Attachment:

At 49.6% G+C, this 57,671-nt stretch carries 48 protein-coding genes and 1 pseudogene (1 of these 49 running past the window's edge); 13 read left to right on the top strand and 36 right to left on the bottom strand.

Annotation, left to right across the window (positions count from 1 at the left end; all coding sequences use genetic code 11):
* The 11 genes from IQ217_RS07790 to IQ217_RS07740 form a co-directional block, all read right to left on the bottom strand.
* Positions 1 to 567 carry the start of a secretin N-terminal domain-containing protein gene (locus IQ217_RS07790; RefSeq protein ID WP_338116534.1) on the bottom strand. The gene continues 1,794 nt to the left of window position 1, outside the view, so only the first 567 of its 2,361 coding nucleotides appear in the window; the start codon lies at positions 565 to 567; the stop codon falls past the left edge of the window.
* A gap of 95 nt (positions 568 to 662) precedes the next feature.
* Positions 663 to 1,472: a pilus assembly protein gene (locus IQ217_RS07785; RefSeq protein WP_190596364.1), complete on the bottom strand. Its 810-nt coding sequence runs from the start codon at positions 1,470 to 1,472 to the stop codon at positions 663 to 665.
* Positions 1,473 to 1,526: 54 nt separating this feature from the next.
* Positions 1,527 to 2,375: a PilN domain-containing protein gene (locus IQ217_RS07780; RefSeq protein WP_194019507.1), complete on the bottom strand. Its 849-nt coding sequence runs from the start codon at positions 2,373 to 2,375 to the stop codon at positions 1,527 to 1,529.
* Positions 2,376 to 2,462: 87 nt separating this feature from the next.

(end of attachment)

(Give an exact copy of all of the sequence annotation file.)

At 49.6% G+C, this 57,671-nt stretch carries 48 protein-coding genes and 1 pseudogene (1 of these 49 running past the window's edge); 13 read left to right on the top strand and 36 right to left on the bottom strand.

Annotation, left to right across the window (positions count from 1 at the left end; all coding sequences use genetic code 11):
* The 11 genes from IQ217_RS07790 to IQ217_RS07740 form a co-directional block, all read right to left on the bottom strand.
* Positions 1 to 567 carry the start of a secretin N-terminal domain-containing protein gene (locus IQ217_RS07790; RefSeq protein ID WP_338116534.1) on the bottom strand. The gene continues 1,794 nt to the left of window position 1, outside the view, so only the first 567 of its 2,361 coding nucleotides appear in the window; the start codon lies at positions 565 to 567; the stop codon falls past the left edge of the window.
* A gap of 95 nt (positions 568 to 662) precedes the next feature.
* Positions 663 to 1,472: a pilus assembly protein gene (locus IQ217_RS07785; RefSeq protein WP_190596364.1), complete on the bottom strand. Its 810-nt coding sequence runs from the start codon at positions 1,470 to 1,472 to the stop codon at positions 663 to 665.
* Positions 1,473 to 1,526: 54 nt separating this feature from the next.
* Positions 1,527 to 2,375: a PilN domain-containing protein gene (locus IQ217_RS07780; RefSeq protein WP_194019507.1), complete on the bottom strand. Its 849-nt coding sequence runs from the start codon at positions 2,373 to 2,375 to the stop codon at positions 1,527 to 1,529.
* Positions 2,376 to 2,462: 87 nt separating this feature from the next.